An evolutionary conserved target cell antigen along with MHC class I molecules influences susceptibility to murine NK cell lysis

Reuben Kapur, Donald L. Evans, David T. Harris

Research output: Contribution to journalArticle


We have previously characterized a novel monoclonal antibody (mAb), termed 18C2, which binds to and inhibits the lysis of target cells by human natural killer (NK) cells. We now show that the anti-target cell mAb 18C2 also recognizes a similar structure on the murine NK sensitive target cell YAC-1, as well as on NK resistant target cells P815 and EL-4, as observed by flow cytometry. Functional studies demonstrated that the mAb 18C2 inhibited the lysis of both NK sensitive YAC-1 target cells, as well as NK resistant target cell lines P815 and EL-4 by freshly-isolated nylon wool nonadherent (NWNA) NK cells, 5-day lymphokine activated killer (LAK) cells and adherent lymphokine activated killer (ALAK) cells. The inhibitory activity of the mAb 18C2 occurred at the target cell level only. Single cell conjugate assays as demonstrated that the structure recognized by the mAb 18C2 was involved in recognition between NK cells and NK target cells, as the mAb inhibited conjugate formation between a variety of effector cells and various target cell lines tested. Further, the role of major bistocompatibility complex (MHC) class I antigens in NK cell cytotoxicity was examined. We observed that target cells expressing low levels of MHC class I antigens in association with the novel target cell antigen were more sensitive to NK cell lysis, as compared to cells that co-express higher levels of MHC class I antigen and the target cell antigen. Further, the presence of this antigen across different species suggests this target cell antigen/structure to be highly evolutionarily conserved.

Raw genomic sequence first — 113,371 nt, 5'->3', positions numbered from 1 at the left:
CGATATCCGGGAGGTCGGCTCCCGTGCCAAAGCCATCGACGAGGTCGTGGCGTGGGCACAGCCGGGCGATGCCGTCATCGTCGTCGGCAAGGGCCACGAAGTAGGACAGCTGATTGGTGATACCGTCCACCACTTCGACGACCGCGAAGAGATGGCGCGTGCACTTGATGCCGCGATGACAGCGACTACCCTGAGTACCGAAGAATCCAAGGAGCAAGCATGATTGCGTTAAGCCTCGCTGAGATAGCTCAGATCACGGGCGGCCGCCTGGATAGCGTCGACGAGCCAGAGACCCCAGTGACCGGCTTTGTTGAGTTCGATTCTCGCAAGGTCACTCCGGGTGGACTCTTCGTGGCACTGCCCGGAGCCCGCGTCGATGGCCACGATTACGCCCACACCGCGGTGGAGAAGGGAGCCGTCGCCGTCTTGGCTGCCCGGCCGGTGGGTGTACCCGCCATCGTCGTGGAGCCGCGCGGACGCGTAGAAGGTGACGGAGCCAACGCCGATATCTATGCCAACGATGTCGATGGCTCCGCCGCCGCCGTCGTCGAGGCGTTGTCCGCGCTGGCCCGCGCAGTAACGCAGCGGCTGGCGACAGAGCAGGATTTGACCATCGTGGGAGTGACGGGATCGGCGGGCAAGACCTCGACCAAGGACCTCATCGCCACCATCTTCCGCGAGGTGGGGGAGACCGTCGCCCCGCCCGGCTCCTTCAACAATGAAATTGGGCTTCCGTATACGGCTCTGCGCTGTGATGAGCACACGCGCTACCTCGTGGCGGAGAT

Original languageEnglish (US)
Pages (from-to)347-355
Number of pages9
JournalDevelopmental and Comparative Immunology
Issue number4
StatePublished - Jan 1 1995



  • Evolutionarily conserved
  • Lysis
  • NK cells
  • Recognition
  • Target antigen

ASJC Scopus subject areas

  • Immunology
  • Developmental Biology

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